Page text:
Book Review of Catching Fire (Hunger Games, Bk 2)

Catching Fire (Hunger Games, Bk 2)
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I am so relieved that comparisons to the Twilight series are unfounded. I almost didn't read this series because so many people said it was a Twilight rip-off, especially the love triangle between Peeta, Katniss, and Gale. But I disagree.

Firstly, Catching Fire, while by no means the literary successor to The Lord of the Rings like I believe the Harry Potter series to be, is still a much more thought-provoking and well-written story than the Twilight series. This book had a different tone than The Hunger Games. While the first book focused more on the barbarism of a televised game that hinted at an unjust government, the second book focuses on the how a revolution is the ultimate end result of all unjust governments. I really liked how Katniss is portrayed as the initially unwitting symbol and spark of the revolution. I like how she never meant to be the famous rebel. I like how brutal she herself becomes in her attempt to outwit the Capital. And I love how, as she becomes more and more embroiled in the eventual revolution, Peeta remains her stolid conscious.

Secondly, I despise love triangles of any sort in literature or film. And I was really worried that I would hate this book based on reviews that it basically boils down to who should Katniss date? I found it to be ever so much more than that. Katniss doesn't sit around wondering who she should end up with. If anything she wants to not end up with anyone, a viewpoint I identified with myself when boys were just beginning to be interested in me and I just wanted everything to remain the status quo. I definitely identify with wanting to not have complicated romantic relationships when the rest of your world is so unstable--like a freaking uprising undermining your safety and the safety of your loved ones. Also, both boys are so likable and have a purpose. I thought Gale would inhabit more pages but he is still so important for Katniss's journey no matter how brief his physical scenes, if for no other reason than he represents the halcyon days of her youth when hunting with Gale was her ultimate freedom from the harsh reality of home. And Peeta, though not a warrior like Katniss, is by no means useless. He is her conscious. The person who doesn't allow her to become another mindless and brutal Career who kills first and asks questions later. If I hadn't unwittingly found out how the series ends I would have been okay with her ending up with either boys or even neither of them.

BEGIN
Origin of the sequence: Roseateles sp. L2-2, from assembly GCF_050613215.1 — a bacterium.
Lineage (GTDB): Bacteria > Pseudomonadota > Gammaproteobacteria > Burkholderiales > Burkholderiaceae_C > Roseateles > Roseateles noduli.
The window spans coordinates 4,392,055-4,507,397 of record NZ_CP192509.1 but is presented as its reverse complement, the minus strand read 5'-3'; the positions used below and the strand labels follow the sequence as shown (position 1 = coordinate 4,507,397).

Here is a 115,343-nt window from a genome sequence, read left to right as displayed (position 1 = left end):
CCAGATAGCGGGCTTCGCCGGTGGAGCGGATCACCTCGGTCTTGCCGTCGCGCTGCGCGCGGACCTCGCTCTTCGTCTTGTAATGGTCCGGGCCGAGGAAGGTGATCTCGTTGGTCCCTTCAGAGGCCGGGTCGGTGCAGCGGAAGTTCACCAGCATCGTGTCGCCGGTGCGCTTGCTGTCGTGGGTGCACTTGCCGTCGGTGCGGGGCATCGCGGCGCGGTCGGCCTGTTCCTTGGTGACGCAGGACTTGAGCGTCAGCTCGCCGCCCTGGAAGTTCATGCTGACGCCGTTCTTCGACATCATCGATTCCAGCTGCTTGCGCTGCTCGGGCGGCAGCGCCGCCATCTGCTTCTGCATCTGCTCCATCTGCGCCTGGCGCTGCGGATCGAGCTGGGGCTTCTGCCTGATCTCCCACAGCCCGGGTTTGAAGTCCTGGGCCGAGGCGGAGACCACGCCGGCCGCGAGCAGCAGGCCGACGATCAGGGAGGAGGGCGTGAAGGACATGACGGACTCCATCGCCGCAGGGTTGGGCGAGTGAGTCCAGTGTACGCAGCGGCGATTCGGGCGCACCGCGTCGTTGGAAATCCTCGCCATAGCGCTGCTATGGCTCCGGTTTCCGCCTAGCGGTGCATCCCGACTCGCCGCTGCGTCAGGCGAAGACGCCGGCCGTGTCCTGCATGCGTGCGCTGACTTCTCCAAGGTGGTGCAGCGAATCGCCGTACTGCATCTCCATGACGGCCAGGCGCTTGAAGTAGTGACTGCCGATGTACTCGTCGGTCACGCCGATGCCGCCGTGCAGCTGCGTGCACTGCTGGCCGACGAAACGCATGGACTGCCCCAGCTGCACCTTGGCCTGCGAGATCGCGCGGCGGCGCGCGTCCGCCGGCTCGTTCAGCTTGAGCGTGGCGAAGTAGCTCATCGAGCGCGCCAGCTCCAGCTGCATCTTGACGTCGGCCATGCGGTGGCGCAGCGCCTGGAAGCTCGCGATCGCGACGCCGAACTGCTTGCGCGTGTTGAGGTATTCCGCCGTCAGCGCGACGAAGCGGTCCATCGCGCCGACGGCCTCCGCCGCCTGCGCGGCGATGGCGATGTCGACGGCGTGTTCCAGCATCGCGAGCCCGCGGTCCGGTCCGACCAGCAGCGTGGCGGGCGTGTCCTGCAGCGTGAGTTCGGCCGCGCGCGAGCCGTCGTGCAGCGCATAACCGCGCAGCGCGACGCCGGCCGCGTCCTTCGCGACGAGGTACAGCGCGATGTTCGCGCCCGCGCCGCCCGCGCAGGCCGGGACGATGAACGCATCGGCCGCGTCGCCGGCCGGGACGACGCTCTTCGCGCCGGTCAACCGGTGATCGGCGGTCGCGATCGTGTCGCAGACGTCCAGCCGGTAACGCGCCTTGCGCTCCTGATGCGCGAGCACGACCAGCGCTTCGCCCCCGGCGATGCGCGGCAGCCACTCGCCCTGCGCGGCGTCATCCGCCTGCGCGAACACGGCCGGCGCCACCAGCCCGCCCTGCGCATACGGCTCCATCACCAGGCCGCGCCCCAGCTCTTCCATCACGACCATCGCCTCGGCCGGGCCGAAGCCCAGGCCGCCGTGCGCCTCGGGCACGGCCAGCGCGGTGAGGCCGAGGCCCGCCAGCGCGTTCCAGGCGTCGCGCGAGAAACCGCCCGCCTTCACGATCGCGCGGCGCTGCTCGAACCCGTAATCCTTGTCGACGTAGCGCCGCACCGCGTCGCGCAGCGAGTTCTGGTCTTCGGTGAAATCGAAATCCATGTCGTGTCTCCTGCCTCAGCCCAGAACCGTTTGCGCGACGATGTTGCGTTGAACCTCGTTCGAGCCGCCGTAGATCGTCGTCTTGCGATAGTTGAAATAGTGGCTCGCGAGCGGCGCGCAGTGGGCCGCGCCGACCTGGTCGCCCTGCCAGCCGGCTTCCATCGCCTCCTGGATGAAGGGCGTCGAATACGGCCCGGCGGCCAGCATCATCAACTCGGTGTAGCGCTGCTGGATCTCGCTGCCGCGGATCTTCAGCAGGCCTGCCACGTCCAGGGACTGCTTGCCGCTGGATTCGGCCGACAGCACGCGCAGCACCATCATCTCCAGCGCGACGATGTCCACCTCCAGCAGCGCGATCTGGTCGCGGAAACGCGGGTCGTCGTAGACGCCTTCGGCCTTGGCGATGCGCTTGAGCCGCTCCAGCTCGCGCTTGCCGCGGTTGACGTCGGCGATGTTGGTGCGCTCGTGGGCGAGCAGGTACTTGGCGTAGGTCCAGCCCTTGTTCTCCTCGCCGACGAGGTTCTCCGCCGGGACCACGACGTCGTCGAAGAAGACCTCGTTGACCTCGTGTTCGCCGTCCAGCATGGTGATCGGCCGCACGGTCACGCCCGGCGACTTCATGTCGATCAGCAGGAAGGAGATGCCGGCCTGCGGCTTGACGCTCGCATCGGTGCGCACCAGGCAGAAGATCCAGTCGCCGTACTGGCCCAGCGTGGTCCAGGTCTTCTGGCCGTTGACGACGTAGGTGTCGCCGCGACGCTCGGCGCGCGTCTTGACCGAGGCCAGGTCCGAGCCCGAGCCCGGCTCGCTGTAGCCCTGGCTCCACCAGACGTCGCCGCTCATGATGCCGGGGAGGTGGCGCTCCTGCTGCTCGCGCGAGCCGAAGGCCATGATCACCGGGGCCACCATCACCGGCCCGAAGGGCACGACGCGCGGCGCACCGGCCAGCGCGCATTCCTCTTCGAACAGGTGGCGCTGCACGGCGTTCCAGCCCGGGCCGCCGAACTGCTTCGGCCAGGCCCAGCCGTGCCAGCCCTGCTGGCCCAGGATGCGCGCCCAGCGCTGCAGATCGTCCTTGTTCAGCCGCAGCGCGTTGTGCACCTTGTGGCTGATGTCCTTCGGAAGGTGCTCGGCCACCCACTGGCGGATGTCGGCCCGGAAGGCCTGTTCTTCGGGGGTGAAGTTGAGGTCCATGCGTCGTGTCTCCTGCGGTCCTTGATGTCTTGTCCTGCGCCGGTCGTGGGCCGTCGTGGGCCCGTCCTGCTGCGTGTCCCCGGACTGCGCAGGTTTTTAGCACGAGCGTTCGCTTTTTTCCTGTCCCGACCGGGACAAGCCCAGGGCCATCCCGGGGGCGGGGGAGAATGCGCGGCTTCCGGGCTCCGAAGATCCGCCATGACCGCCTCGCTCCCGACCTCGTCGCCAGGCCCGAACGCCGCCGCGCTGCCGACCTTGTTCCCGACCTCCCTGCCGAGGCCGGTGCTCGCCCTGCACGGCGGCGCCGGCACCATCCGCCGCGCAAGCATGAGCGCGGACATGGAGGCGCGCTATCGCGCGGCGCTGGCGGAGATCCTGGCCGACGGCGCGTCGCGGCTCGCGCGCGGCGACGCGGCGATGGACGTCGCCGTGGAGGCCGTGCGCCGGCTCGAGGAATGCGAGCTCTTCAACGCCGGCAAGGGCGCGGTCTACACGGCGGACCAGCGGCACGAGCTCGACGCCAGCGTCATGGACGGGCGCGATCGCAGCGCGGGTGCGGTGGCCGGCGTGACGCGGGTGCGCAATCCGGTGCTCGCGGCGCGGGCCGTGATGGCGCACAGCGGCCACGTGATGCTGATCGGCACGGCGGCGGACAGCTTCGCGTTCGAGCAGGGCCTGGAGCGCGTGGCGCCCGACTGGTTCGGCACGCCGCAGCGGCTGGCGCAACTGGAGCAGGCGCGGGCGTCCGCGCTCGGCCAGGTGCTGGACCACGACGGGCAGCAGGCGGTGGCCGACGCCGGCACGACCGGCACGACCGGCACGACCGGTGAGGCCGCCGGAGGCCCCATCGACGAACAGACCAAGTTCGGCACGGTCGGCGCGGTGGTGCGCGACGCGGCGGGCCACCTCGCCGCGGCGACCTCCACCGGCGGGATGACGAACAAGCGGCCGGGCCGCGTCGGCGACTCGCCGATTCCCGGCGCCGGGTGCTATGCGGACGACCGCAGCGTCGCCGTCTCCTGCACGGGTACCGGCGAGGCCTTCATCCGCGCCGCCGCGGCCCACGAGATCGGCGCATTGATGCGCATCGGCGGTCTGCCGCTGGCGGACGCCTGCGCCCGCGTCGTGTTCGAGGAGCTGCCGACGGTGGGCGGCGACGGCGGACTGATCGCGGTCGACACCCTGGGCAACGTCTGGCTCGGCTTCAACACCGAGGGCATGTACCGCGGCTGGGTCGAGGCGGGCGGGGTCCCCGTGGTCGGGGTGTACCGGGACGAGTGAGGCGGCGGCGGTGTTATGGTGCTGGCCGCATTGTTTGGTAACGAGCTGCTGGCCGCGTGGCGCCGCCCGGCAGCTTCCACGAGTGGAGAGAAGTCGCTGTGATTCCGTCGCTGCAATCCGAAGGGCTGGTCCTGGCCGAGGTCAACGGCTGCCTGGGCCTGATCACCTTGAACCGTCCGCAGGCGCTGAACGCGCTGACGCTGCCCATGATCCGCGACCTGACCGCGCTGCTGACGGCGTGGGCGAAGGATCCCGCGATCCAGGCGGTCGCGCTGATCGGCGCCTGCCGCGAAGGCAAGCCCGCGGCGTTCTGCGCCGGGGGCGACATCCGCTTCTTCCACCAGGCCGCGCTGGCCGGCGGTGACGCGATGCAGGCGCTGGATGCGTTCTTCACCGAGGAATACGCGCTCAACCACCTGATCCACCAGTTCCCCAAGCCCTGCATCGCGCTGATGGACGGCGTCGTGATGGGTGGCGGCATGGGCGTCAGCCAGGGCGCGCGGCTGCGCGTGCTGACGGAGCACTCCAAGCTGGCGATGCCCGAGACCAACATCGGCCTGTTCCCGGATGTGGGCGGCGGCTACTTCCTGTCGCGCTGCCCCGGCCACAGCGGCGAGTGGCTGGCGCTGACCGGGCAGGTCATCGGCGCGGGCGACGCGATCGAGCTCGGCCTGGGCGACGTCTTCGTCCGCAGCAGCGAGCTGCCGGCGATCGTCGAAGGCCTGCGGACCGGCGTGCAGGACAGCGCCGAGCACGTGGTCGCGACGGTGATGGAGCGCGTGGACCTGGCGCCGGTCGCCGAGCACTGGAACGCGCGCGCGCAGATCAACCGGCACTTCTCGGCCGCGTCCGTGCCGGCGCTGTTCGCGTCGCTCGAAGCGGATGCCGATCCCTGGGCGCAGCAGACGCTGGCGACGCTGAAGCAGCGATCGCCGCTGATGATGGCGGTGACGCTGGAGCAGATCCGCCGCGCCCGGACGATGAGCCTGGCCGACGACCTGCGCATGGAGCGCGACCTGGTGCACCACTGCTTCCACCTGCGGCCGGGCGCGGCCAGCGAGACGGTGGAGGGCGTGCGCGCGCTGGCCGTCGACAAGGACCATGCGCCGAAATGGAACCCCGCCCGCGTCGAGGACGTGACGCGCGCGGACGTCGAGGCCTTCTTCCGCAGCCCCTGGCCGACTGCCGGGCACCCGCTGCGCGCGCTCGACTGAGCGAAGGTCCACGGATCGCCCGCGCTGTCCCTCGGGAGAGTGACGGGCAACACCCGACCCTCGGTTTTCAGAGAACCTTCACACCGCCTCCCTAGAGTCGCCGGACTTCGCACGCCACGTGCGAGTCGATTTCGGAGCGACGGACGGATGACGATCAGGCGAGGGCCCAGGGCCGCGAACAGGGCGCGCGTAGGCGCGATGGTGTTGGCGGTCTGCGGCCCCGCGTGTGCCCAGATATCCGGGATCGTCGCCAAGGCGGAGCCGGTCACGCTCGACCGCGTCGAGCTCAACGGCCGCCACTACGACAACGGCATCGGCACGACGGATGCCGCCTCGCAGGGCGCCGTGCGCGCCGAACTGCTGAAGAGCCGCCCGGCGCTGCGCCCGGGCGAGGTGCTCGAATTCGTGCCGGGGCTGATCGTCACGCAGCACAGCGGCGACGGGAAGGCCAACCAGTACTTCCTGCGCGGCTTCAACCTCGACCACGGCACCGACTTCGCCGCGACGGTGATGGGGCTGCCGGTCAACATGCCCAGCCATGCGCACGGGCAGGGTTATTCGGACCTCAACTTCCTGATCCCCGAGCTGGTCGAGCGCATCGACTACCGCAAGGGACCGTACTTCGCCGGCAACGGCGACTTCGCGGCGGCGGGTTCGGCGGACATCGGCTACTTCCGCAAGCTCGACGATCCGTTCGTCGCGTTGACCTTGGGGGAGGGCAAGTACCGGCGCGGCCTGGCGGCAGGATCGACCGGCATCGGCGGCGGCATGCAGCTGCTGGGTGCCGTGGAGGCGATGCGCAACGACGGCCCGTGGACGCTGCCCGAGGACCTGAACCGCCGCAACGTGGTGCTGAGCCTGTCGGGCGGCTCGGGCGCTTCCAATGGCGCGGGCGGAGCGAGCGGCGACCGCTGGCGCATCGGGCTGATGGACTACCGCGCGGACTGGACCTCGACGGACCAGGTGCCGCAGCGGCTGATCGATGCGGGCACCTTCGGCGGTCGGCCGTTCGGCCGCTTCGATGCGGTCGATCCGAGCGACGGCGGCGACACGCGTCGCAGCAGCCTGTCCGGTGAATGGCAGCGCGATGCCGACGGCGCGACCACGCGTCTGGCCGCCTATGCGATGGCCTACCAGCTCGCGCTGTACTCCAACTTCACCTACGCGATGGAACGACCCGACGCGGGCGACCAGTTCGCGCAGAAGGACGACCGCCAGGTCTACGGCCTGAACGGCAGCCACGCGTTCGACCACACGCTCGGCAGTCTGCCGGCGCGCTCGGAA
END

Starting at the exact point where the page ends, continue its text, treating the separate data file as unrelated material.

Thirdly, I loved how we got to know and love many of the tributes even when they weren't very likable. It made the games more interesting and more sad. I felt like the tributes in the first book were so childlike and innocent in comparison with these past tributes. As much as Rue's death was devastating and Cato's so prolonged and disturbing, the deaths of previous winners seemed even more senseless and wasteful.

If you can't tell, I really, really liked this book. It was such a fast read but it packed a lot of punch. Now I can't wait for the movie to come out! I just hope no one else passes it up because they associate it with all the comparisons with Twilight. Really, they are two different animals and the Hunger Games series is far superior.